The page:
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One phenomenon inherent in the nature of the plural society of the Indian subcontinent is the co-existence often in narrow space of populations varying greatly at the level of material andintellectual development (Haimendorf 1985). Confrontation and eventual harmonization are the two possible outcomes of such a state of affairs ((Haimendorf 1985). Though such a stateof affairs have influenced and affected many distinct groups, main focus can be diverted towards socially, economically and politically powerful groups on one side and autochthonous societies / groups which persisted until recently in an archaic and in many respects primitive life–style on the other ((Haimendorf 1985). This is about 84.32 millions oftribal population of India according to 2001census, which constitute 8.2 percent of the total population. They are generally called Adivasis implying original inhabitants and are believedto be the earliest settlers in Indian peninsula. Out of such total tribal population, nearly 80 percent are found in central India, 12 percent in North Eastern States and the remaining in Southern India(Verma 1990). The recent studies under “people of India projects” have identified 636 communities among Scheduled Tribes(Singh 1993). From isolated andprimitive bands like jarwas, Shompens of Andaman and Nicobar Islands the acculturedBhils, Parajs, Gonds, Chenchus and Koyas which are encysted in multi ethnic milieu, the country presents a colorful mosaic of tribal Life(L. P. Vidyarthi et. al, 1982). We usually find similar features among tribes such as: They live in relative isolation in hills and forests.Their sense of history is shallow and mixed with mythology. They have a very low level of socio economic development.In terms of their cultural ethos, language, customs, institutions, and beliefs they stand outfrom other sections of the society.As Adivasis, the triblas claim to be original inhabitants of India(L. P. Vidyarthi et. al, 1982).Yet for centuries they have been treated as second class citizens. They have remained thepoorest of the poor, illiterate, ignorant and cut off from modern economic activity. During the British regime, tribes were totally neglected and were exploited, by then officials and it resulted in a number of revolts against the foreign rule. Many of the tribals sacrificed their lives in the freedom struggle and exemplified as martyrs (K. C. Pandey and P. C. Satapathy,1989). This has given a fillip to the freedom movement. The independent modern India, inspired by high ideals of human dignity, equality and social justice that have beenguaranteed by the constitution of India, the government has taken a keen interest in uplifting the tribals from their voews. The government of India has initiated a hoast of area and group specific activities during the Five Year Plans. As a part of Tribal sub-plan approach, theGovt. of India has taken up Modified Area Development Approach (MADA). At presentTribal sub-plan covers 184 Integrated Tribal Development Projects, 256 pockets of Tribal concentration, 8 clusters and 73 projects for primitive tribal groups. It spread over 19 states and union territories covering 5.01 sq. km and 37.2 million tribal population. There are 4.2 million Tribals in the state of Andhra Pradesh and it constitutes 6.15percent to the total population and it is 7.41 percent of the total tribal population of India as per 2001 census. The scheduled area in the state is 29,683 sq. km and it is spread over in 9 districts including Warangal, which is the area of present study. There are as many as 33 tribes in Andhra Pradesh. Gonds, Koyas, Konda Reddy’s, Nayakapods, Chenchus and Savaras are some of the important tribes. Each tribe has typical problems of its own due to different socio-economic-political, historical, cultural, ethnic and environmental conditions.Depending on these factors these tribes remain at different levels of socio-psychological orientation, political and economic development but most of them are away from the national main stream. Even, we can find striking difference between tribes living in deep forest andthose living in plains in their living conditions, nature of activity, mode of cultivation,employment, income levels, customs, social and cultural manifestations. To protect theinterest of the Tribals the Government of Andhra Pradesh in accordance with Govt. of Indiahas come up with a number of regulatory acts time to time such as,1) Andhra Pradesh scheduled areas land transfer regulation act of 19552) Andhra Pradesh scheduled areas money lenders regulation act of 19603) Andhra Pradesh debt relief regulation act of 19604) Andhra Pradesh scheduled areas land transfer regulation act of 1970(Gopal Rao.N, 1978).Along with the above specified regulatory acts, the Government of Andhra Pradesh hasestablished Girijan Co-operative Corporation(GCC), Girijan Development Agency (GDA)and Integrated Tribal Development Agency(ITDA) to support the tribes in their productionand marketing activities and in promotion of education, employment and general livinglevels.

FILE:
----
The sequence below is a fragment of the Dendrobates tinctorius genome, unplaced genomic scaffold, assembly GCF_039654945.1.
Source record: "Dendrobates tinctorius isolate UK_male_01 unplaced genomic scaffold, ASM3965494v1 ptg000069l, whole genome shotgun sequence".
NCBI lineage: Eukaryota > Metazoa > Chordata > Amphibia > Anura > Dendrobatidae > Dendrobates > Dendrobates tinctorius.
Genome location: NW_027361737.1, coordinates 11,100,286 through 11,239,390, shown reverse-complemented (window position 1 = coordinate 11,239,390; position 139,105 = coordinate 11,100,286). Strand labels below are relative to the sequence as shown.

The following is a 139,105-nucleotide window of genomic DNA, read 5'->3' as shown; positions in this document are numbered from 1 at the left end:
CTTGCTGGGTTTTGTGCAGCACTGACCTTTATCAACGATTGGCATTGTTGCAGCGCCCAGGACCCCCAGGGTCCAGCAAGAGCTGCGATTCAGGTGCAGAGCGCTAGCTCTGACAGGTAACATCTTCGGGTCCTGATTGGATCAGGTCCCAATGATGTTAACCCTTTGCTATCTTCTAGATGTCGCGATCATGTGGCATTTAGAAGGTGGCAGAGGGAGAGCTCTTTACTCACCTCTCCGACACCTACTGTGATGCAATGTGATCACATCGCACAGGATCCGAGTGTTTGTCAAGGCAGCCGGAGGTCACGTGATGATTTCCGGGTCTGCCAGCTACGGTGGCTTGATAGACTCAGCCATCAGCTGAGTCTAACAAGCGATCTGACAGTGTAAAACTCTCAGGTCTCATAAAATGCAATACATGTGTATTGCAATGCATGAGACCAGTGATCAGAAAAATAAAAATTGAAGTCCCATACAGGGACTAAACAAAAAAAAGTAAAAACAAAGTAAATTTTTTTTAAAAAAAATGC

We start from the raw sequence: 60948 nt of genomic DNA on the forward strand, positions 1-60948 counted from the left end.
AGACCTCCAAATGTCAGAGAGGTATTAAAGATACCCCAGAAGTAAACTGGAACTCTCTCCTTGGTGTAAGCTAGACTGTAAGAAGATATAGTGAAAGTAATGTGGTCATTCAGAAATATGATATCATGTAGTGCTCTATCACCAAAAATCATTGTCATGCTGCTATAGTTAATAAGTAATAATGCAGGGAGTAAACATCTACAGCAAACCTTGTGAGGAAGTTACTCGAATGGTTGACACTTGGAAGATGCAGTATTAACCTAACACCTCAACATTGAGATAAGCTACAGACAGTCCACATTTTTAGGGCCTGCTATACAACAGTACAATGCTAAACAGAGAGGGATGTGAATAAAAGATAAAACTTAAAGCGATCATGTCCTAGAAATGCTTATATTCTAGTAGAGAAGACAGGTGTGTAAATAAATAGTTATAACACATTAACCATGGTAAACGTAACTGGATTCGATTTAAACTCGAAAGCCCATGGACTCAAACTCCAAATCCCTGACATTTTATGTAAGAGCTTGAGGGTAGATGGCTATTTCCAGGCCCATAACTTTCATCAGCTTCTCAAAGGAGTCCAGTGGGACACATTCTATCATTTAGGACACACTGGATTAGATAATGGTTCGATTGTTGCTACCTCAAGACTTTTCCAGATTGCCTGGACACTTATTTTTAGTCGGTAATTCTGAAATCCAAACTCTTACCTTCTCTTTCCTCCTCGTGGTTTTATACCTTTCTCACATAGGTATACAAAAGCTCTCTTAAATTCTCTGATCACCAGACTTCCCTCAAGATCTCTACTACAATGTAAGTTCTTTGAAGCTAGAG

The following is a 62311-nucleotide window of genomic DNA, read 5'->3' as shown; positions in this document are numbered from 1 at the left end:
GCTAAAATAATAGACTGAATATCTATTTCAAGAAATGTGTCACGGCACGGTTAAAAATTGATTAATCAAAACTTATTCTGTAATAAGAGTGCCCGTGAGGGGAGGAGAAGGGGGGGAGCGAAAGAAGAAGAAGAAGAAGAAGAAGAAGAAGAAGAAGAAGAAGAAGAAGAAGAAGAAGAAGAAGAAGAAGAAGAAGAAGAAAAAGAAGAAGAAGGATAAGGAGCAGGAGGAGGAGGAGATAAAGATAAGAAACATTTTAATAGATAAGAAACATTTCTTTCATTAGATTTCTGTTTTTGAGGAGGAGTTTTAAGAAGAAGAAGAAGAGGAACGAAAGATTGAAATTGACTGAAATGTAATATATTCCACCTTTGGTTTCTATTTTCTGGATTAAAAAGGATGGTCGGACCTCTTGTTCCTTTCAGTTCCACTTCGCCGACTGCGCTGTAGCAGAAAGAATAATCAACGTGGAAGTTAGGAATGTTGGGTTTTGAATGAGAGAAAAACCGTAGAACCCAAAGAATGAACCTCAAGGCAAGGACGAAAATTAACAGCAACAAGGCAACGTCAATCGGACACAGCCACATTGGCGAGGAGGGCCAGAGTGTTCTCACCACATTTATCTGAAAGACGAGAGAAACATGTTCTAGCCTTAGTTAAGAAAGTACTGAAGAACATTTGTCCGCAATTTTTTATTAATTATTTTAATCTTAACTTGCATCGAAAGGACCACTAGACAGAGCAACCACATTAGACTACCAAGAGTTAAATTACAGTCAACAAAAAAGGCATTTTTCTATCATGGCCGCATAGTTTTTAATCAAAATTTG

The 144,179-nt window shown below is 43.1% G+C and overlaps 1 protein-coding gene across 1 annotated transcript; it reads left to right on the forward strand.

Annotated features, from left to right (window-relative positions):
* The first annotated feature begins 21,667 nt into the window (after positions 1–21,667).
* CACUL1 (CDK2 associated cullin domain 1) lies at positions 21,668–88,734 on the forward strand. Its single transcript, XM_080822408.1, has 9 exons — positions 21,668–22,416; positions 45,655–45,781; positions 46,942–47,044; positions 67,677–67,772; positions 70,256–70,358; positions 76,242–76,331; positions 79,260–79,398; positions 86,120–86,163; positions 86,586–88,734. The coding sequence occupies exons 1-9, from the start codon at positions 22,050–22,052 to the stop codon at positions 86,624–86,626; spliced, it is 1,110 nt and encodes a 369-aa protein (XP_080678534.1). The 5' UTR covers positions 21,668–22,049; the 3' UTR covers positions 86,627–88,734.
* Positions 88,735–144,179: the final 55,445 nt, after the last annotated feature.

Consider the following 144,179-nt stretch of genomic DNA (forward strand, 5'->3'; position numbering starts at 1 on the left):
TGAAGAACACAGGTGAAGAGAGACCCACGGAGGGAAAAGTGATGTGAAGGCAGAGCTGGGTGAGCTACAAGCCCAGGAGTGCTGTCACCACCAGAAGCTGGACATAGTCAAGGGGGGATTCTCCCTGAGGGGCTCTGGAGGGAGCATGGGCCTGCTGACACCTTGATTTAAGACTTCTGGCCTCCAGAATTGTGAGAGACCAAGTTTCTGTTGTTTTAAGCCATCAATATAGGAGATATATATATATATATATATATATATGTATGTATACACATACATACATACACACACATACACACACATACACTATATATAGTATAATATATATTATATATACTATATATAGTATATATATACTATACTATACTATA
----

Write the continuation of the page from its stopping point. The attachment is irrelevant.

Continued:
Subject(s): Agribusiness

Land Economics/Use


Issue Date: 2006-05

Publication Type: Journal Article

PURL Identifier: Published in: Scandinavian Forest Economics: Proceedings of the Biennial Meeting of the Scandinavian Society of Forest Economics

2006, Number 41 Page range: 43-50

Total Pages: 9

Record appears in: Scandinavian Society of Forest Economics > Scandinavian Forest Economics: Proceedings of the Biennial Meeting of the Scandinavian Society of Forest Economics > 2006, Number 41, May 8-11, 2006, Uppsala, Sweden

Autor: Bhaskar, Dr. G. ; Charyulu, Dr. M. Yadagira


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